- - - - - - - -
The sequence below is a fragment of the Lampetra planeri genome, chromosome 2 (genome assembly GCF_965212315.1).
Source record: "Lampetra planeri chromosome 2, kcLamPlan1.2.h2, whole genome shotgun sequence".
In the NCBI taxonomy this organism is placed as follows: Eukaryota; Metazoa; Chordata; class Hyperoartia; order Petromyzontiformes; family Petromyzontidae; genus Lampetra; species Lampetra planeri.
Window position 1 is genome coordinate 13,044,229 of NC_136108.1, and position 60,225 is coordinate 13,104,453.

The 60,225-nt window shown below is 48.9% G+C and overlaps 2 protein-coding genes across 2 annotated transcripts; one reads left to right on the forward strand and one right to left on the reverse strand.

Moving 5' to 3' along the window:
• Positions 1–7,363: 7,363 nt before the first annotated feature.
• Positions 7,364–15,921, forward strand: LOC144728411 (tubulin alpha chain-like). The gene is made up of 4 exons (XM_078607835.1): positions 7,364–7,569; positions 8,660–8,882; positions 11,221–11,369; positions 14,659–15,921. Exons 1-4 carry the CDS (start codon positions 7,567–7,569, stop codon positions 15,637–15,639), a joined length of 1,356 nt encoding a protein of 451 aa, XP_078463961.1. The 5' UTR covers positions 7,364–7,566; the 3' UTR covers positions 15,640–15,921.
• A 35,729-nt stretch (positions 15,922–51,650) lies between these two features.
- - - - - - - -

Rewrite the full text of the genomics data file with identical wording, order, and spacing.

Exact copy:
The sequence below is a fragment of the Lampetra planeri genome, chromosome 2 (genome assembly GCF_965212315.1).
Source record: "Lampetra planeri chromosome 2, kcLamPlan1.2.h2, whole genome shotgun sequence".
In the NCBI taxonomy this organism is placed as follows: Eukaryota; Metazoa; Chordata; class Hyperoartia; order Petromyzontiformes; family Petromyzontidae; genus Lampetra; species Lampetra planeri.
Window position 1 is genome coordinate 13,044,229 of NC_136108.1, and position 60,225 is coordinate 13,104,453.

The 60,225-nt window shown below is 48.9% G+C and overlaps 2 protein-coding genes across 2 annotated transcripts; one reads left to right on the forward strand and one right to left on the reverse strand.

Moving 5' to 3' along the window:
• Positions 1–7,363: 7,363 nt before the first annotated feature.
• Positions 7,364–15,921, forward strand: LOC144728411 (tubulin alpha chain-like). The gene is made up of 4 exons (XM_078607835.1): positions 7,364–7,569; positions 8,660–8,882; positions 11,221–11,369; positions 14,659–15,921. Exons 1-4 carry the CDS (start codon positions 7,567–7,569, stop codon positions 15,637–15,639), a joined length of 1,356 nt encoding a protein of 451 aa, XP_078463961.1. The 5' UTR covers positions 7,364–7,566; the 3' UTR covers positions 15,640–15,921.
• A 35,729-nt stretch (positions 15,922–51,650) lies between these two features.